MONDAY, 17 MAY 2021

Our colleagues on the ground in Gaza have reported continued Israeli airstrikes on Gaza, as well as outgoing rocket and mortar fire by Palestinian groups into Israel.
We continue to receive reports of significant displacement of Palestinians, with over 38,000 internally displaced people seeking protection in 48 schools run by the UN Relief and Works Agency for Palestine Refugees (UNRWA) across the Gaza Strip. Over 2,500 people have been made homeless due to the destruction of their homes.
Forty-one education facilities – including schools, two kindergartens, an UNRWA vocational centre, and a higher education facility - have been damaged, according to our people on the ground.
The power supply across Gaza has been reduced to six to eight hours per day, on average, with a number of feeder lines not functioning. That, in turn, disrupts the provision of healthcare and other basic services, including water, hygiene and sanitation.
The Humanitarian Coordinator, our colleague, Lynn Hastings, has appealed to the Israeli authorities and Palestinian armed groups to immediately allow the UN and our humanitarian partners to bring in fuel, food, and medical supplies and to deploy humanitarian personnel in Gaza. All parties must always adhere to international humanitarian and human rights laws, she said.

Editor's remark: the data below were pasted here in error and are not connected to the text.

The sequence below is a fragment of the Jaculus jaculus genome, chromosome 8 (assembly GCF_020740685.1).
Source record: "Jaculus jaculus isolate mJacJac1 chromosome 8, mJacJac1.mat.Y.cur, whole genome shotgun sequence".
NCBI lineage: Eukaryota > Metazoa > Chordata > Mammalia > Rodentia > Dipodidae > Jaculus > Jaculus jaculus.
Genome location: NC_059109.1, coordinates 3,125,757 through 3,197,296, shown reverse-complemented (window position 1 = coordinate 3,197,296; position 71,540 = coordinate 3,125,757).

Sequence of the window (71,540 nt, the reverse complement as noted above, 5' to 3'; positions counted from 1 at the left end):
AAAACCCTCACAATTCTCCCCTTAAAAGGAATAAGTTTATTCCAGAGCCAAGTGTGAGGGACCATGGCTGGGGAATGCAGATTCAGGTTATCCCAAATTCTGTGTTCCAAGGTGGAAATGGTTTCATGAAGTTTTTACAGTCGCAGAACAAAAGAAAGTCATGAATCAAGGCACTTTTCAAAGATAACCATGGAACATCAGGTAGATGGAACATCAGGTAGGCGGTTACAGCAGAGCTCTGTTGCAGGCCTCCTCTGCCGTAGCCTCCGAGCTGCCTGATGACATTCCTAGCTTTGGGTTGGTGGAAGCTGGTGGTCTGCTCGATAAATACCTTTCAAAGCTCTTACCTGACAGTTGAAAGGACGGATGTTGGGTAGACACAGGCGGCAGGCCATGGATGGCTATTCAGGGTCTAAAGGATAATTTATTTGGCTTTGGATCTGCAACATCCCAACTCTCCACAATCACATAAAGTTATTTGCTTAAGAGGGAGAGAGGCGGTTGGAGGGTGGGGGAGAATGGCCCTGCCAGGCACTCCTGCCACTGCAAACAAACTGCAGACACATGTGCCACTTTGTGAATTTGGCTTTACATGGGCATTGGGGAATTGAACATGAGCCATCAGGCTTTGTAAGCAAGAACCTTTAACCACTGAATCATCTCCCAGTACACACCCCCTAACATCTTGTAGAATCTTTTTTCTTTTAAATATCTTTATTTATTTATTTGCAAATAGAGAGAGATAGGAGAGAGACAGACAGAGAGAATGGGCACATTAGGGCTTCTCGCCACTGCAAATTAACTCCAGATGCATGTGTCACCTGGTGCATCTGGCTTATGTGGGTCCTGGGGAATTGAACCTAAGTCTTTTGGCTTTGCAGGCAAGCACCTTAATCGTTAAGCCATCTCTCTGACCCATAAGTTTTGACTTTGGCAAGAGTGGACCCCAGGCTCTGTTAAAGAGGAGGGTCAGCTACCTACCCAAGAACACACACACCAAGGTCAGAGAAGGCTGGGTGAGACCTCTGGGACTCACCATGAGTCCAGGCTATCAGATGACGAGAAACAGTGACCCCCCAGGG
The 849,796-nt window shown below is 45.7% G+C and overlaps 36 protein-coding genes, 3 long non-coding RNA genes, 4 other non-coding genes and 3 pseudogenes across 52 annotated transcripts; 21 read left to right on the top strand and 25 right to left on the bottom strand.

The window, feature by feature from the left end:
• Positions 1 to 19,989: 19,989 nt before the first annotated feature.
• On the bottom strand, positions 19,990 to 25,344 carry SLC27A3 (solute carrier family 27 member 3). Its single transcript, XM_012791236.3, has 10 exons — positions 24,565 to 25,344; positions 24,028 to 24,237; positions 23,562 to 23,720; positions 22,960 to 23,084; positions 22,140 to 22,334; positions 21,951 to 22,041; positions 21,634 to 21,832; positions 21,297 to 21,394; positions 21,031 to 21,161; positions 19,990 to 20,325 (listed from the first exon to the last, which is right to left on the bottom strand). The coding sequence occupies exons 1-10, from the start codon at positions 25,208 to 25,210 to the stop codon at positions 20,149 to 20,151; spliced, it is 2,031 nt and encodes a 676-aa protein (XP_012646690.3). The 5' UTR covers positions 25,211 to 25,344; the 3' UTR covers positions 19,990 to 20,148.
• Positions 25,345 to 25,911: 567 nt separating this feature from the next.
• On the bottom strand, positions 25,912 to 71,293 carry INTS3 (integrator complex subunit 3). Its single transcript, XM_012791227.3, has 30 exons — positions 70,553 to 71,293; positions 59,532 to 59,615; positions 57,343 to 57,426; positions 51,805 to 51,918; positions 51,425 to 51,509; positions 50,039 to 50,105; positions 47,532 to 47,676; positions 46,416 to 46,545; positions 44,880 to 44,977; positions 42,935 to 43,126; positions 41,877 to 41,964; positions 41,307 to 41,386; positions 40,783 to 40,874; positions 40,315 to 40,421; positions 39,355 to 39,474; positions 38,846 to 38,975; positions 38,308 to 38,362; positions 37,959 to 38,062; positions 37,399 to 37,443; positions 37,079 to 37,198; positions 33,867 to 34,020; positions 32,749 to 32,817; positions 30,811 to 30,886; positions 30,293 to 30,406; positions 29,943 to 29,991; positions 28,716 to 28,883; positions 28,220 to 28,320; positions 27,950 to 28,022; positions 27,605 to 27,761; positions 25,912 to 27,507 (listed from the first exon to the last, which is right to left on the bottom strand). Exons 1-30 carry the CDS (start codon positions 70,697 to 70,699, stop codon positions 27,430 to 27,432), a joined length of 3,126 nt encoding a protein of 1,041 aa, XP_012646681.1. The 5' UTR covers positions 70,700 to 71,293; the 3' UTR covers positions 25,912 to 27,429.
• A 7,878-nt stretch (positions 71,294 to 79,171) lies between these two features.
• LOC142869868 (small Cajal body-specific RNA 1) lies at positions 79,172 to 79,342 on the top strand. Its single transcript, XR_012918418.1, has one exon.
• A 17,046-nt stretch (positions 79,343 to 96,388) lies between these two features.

The World Food Programme (WFP) has started providing emergency assistance for more than 51,000 people in north Gaza in response to rising humanitarian needs. This is especially strong among families in that area.
However, the closure of crossings into Gaza may soon cause a dearth of commodities, including food, and this is bound to push up food prices. WFP warns that prices of fresh produce are already on the rise, as farmers are unable to reach their land.
We continue to actively engage all sides towards an immediate cessation of fire between Israelis and Palestinians.
Our Special Coordinator, Tor Wennesland, is working tirelessly with all sides to restore calm.
For his part, the Secretary-General, as you saw in yesterday’s Security Council meeting, continues to urge a halt to fighting, saying, “Fighting must stop.  It must stop immediately.  Rockets and mortars on one side and aerial and artillery bombardments on the other must stop.”
He said that the hostilities have already caused unconscionable death, immense suffering and damage to vital infrastructure. The Secretary-General added that he was appalled by the increasingly large number of Palestinian civilian casualties, including many women and children, from Israeli strikes into Gaza.  He said he also deplores Israeli fatalities from rockets launched from Gaza.